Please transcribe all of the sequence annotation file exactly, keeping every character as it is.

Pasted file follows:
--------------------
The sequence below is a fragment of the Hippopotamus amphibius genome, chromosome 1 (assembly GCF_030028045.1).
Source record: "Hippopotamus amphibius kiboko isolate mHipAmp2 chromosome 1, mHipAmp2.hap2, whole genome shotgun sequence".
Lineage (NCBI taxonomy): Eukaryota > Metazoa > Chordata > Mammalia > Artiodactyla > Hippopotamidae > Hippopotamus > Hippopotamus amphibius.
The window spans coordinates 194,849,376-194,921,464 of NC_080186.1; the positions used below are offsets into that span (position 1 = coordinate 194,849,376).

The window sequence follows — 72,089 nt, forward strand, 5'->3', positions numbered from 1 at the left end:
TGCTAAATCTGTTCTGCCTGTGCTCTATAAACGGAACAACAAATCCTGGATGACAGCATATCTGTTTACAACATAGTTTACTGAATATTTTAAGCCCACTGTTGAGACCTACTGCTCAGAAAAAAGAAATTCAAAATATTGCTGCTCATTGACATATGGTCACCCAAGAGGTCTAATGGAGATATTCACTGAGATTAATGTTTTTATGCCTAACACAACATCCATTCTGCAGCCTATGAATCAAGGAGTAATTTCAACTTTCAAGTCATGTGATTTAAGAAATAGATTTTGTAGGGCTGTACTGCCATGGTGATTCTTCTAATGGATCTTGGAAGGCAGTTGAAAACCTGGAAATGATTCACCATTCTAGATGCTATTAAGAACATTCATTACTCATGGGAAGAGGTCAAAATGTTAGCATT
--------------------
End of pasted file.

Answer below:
The sequence below is a fragment of the Hippopotamus amphibius genome, chromosome 1 (assembly GCF_030028045.1).
Source record: "Hippopotamus amphibius kiboko isolate mHipAmp2 chromosome 1, mHipAmp2.hap2, whole genome shotgun sequence".
Lineage (NCBI taxonomy): Eukaryota > Metazoa > Chordata > Mammalia > Artiodactyla > Hippopotamidae > Hippopotamus > Hippopotamus amphibius.
The window spans coordinates 194,849,376-194,921,464 of NC_080186.1; the positions used below are offsets into that span (position 1 = coordinate 194,849,376).

The window sequence follows — 72,089 nt, forward strand, 5'->3', positions numbered from 1 at the left end:
TGCTAAATCTGTTCTGCCTGTGCTCTATAAACGGAACAACAAATCCTGGATGACAGCATATCTGTTTACAACATAGTTTACTGAATATTTTAAGCCCACTGTTGAGACCTACTGCTCAGAAAAAAGAAATTCAAAATATTGCTGCTCATTGACATATGGTCACCCAAGAGGTCTAATGGAGATATTCACTGAGATTAATGTTTTTATGCCTAACACAACATCCATTCTGCAGCCTATGAATCAAGGAGTAATTTCAACTTTCAAGTCATGTGATTTAAGAAATAGATTTTGTAGGGCTGTACTGCCATGGTGATTCTTCTAATGGATCTTGGAAGGCAGTTGAAAACCTGGAAATGATTCACCATTCTAGATGCTATTAAGAACATTCATTACTCATGGGAAGAGGTCAAAATGTTAGCATT